So ran into an issue with circular dependency that looked like this:

public class A
{
    public List<B> Bs { get; private set;}

    public void AddB(B b)
    {
        Bs.Add(b);
    }

    public void RemoveB(B b)
    {
        Bs.Remove(b);
    }

    public int DoWork()
    {
        // Need details of B
        // Probably need to inject a service that gets B details...
    }
}

public class B
{
    public A A1 { get; private set; }
    public A A2 { get; private set; }

    public B(A a1, A a2)
    {
        A1 = a1;
        A2 = a2;
    }

    public void ChangeA1(A a1)
    {
        A1.RemoveB(this);
        A1 = a1;
        A1.AddB(this);
    }

    public void ChangeA2(A a2)
    {            
        A2.RemoveB(this);
        A2 = a2;
        A2.AddB(this);
    }
}

This creates a huge circular dependency and causes the entire object graph to be read into memory (multiple times). So my question is can/should this circular dependency be broken physically and still be fine logically?

For example, using IDs of the As and Bs? Obviously they will be circular dependent on each other logically, but physically it won't be required for the entire object graph to be read into memory.

I'm thinking this still isn't smart because my A class would need details of B to perform it's work so would need some type of service/repository injected. I assume the better refactoring would be to introduce a 3rd object to break the circular dependency.

I'm trying to wrap my head around solving this with a 3rd object or using value objects, but a use-case would be to delete a B from A (so I need to know which B to delete (i.e. have an identity)).

This is the general concept of what I'm trying to implement. It's for a double-entry accounting system that looks like this:

enter image description here

To clarify, A would be an Account and B would be a transaction.

So the user can view transactions from the account view and then delete a transaction or remove a different split. So it seems that a circular dependency is needed for this navigation ability.

  • You give some information about A needing to know about B but you don't explain why B needs to know about A. You should probably add that. – JimmyJames Nov 12 at 18:26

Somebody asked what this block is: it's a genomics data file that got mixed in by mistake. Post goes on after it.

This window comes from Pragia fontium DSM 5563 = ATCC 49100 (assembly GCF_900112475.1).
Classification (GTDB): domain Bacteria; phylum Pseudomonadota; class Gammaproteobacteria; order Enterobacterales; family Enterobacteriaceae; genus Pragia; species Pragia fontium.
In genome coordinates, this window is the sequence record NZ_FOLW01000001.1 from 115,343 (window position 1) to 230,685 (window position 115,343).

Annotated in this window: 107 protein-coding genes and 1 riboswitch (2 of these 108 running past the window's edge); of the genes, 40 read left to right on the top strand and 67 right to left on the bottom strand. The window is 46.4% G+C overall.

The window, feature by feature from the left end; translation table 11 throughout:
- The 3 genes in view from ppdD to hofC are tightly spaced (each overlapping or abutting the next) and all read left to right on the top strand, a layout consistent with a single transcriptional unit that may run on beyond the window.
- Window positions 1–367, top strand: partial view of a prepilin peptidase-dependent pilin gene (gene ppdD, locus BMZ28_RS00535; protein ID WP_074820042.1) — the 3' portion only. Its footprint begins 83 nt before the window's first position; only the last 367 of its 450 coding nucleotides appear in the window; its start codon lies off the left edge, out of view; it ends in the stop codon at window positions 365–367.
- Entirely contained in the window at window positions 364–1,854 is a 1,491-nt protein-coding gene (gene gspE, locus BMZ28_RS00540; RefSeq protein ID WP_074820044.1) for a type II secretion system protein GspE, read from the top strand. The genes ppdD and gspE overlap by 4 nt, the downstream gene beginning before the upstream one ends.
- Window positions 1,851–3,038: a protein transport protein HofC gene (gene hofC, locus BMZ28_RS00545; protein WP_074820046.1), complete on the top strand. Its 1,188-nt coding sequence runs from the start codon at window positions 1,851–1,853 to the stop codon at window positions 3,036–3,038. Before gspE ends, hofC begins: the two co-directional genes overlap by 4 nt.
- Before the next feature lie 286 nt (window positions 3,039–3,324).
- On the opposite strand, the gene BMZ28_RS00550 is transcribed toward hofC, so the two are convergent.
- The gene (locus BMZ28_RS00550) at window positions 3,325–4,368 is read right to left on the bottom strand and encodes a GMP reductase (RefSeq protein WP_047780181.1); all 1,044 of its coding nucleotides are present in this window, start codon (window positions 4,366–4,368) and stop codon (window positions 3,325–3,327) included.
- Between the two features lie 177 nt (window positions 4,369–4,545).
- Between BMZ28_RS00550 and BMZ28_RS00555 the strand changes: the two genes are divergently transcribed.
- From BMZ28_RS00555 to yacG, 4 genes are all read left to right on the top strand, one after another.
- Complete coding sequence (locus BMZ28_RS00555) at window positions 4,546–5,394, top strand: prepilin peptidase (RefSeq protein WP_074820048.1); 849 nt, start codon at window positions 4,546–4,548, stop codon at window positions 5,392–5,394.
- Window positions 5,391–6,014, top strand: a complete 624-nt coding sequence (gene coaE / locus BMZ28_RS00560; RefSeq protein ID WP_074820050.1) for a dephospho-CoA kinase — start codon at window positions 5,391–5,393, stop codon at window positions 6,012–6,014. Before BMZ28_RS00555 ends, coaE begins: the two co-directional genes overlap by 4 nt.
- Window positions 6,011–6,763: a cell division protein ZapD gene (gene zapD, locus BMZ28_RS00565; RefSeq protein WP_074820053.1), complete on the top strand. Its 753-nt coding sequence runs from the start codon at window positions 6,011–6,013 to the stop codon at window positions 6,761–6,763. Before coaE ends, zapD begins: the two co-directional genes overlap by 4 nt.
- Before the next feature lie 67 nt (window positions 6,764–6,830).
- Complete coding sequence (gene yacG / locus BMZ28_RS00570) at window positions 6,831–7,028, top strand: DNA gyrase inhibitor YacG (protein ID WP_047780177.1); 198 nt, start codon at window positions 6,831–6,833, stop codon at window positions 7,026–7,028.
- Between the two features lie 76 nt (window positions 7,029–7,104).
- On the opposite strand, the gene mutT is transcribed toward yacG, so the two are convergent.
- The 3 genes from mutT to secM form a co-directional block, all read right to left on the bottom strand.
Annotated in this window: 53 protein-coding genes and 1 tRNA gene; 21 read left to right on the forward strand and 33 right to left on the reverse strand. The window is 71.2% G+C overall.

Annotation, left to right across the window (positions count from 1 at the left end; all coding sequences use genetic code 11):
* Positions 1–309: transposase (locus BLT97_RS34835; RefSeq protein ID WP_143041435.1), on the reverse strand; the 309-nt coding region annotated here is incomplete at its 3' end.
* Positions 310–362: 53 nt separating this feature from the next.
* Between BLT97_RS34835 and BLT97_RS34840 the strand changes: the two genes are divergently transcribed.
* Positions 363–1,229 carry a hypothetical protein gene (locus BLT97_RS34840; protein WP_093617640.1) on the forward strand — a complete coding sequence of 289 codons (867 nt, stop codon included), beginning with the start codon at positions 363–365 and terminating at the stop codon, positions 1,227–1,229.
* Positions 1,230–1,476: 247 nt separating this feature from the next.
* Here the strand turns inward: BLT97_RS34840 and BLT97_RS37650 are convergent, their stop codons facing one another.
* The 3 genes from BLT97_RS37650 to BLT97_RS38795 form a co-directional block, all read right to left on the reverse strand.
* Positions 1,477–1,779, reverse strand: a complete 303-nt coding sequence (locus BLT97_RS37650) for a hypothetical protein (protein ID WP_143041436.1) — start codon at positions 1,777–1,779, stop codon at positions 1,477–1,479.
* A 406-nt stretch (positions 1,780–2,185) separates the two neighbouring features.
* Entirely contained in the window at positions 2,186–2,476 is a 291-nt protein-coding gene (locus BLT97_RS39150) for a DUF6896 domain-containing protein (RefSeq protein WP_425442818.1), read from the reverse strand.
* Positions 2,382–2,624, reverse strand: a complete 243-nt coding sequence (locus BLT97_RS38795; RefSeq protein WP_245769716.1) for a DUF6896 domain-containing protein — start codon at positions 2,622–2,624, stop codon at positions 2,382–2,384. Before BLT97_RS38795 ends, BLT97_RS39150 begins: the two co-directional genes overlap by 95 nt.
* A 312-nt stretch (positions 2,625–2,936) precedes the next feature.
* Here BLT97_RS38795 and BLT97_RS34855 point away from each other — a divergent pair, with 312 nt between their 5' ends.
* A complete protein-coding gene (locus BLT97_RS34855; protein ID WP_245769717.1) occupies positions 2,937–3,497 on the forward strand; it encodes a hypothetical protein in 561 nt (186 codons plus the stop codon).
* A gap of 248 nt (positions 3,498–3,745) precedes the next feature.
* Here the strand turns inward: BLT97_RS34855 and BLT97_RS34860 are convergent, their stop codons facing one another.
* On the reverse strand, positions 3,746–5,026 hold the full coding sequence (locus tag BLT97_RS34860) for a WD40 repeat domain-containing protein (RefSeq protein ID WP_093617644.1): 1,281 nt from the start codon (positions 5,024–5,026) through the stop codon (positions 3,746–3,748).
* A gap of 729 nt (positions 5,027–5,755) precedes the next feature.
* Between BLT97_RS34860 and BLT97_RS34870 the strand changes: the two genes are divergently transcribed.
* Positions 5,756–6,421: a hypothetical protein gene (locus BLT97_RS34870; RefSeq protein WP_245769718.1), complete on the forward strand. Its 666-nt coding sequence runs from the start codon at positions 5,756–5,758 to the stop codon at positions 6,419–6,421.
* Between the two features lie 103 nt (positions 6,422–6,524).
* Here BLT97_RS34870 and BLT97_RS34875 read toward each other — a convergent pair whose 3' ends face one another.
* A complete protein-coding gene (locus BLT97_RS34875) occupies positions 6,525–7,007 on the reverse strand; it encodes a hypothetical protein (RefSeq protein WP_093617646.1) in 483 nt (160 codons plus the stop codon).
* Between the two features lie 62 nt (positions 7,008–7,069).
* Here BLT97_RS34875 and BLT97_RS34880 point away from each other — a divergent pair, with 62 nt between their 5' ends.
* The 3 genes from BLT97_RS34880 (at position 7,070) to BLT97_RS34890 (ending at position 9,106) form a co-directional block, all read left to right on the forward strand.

• @JimmyJames, fixed. – keelerjr12 Nov 12 at 18:39
  • To clarify, B is a transaction (e.g., Salary) and A is a line item in your split (e.g., Expenses:Taxes:Federal)? – Dan Pichelman Nov 12 at 19:08
  • A would be an account and B would be a transaction. – keelerjr12 Nov 12 at 19:09
  • "I'm trying to wrap my head around solving this with a 3rd object or using value objects, but a use-case would be to delete a B from A (so I need to know which B to delete (i.e. have an identity))." You have to have a reference to B in order to call a method on it. I'm a little confused about the challenge you are seeing here. Can you elaborate? – JimmyJames Nov 12 at 19:15

From what I can see in the code you have provided, the only reason B needs to know about A is so that when you want to move a B to a new A, you know which A it is currently in.

You current solution is simple with the catch that it introduces this circular dependency. There are a number of other solutions to avoid this circular dependency.

One simple option is to simply iterate over all the A objects and remove the B object from any A that contains it. By using different structure to store the Bs, you can avoid the time spent iterating over every item in each list. However, since each B is in 2 As, that doesn't seem work here.

Another option is to keep a map/dict of all the Bs and which As they are in. You can keep two maps for your A1, A2 split. This might make sense here. You just need to figure out where you want to keep these maps and make sure that all changes are handled both in the A objects and in the maps consistently.

  • 1
    I think I may have solved it elegantly by introducing a Ledger object that holds Accounts and Transactions. This Ledger object acts as my API so accounts and transactions are created/removed through it. It provides a boundary from the client. Then I made a Transaction a Value Object that I can add/remove from both accounts. – keelerjr12 Nov 12 at 20:24
  • 1
    Sounds like a good solution. In general, these types of issues come from objects trying to manage how they are stored in compositions. Using a 3rd 'perspective' eliminates the need for that. – JimmyJames Nov 12 at 21:18

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